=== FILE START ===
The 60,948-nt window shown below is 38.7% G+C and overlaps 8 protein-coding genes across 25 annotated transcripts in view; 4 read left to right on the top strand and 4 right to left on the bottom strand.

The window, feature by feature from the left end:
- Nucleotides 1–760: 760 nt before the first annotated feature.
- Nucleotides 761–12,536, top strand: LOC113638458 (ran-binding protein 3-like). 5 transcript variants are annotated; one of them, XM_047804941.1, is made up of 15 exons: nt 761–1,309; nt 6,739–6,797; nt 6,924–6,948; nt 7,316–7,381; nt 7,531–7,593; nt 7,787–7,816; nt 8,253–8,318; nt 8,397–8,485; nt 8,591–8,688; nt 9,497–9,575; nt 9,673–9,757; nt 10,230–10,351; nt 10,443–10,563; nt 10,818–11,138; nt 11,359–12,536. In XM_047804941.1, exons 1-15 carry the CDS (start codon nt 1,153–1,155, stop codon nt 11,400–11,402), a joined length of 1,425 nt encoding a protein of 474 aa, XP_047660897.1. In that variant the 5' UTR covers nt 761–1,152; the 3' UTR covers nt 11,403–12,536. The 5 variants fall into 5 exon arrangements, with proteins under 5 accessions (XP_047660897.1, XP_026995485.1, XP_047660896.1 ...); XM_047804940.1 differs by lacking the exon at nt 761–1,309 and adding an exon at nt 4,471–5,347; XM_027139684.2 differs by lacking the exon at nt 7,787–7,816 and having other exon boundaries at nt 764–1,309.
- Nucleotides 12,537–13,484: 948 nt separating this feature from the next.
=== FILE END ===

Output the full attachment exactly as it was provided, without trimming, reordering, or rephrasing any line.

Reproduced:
The 60,948-nt window shown below is 38.7% G+C and overlaps 8 protein-coding genes across 25 annotated transcripts in view; 4 read left to right on the top strand and 4 right to left on the bottom strand.

The window, feature by feature from the left end:
- Nucleotides 1–760: 760 nt before the first annotated feature.
- Nucleotides 761–12,536, top strand: LOC113638458 (ran-binding protein 3-like). 5 transcript variants are annotated; one of them, XM_047804941.1, is made up of 15 exons: nt 761–1,309; nt 6,739–6,797; nt 6,924–6,948; nt 7,316–7,381; nt 7,531–7,593; nt 7,787–7,816; nt 8,253–8,318; nt 8,397–8,485; nt 8,591–8,688; nt 9,497–9,575; nt 9,673–9,757; nt 10,230–10,351; nt 10,443–10,563; nt 10,818–11,138; nt 11,359–12,536. In XM_047804941.1, exons 1-15 carry the CDS (start codon nt 1,153–1,155, stop codon nt 11,400–11,402), a joined length of 1,425 nt encoding a protein of 474 aa, XP_047660897.1. In that variant the 5' UTR covers nt 761–1,152; the 3' UTR covers nt 11,403–12,536. The 5 variants fall into 5 exon arrangements, with proteins under 5 accessions (XP_047660897.1, XP_026995485.1, XP_047660896.1 ...); XM_047804940.1 differs by lacking the exon at nt 761–1,309 and adding an exon at nt 4,471–5,347; XM_027139684.2 differs by lacking the exon at nt 7,787–7,816 and having other exon boundaries at nt 764–1,309.
- Nucleotides 12,537–13,484: 948 nt separating this feature from the next.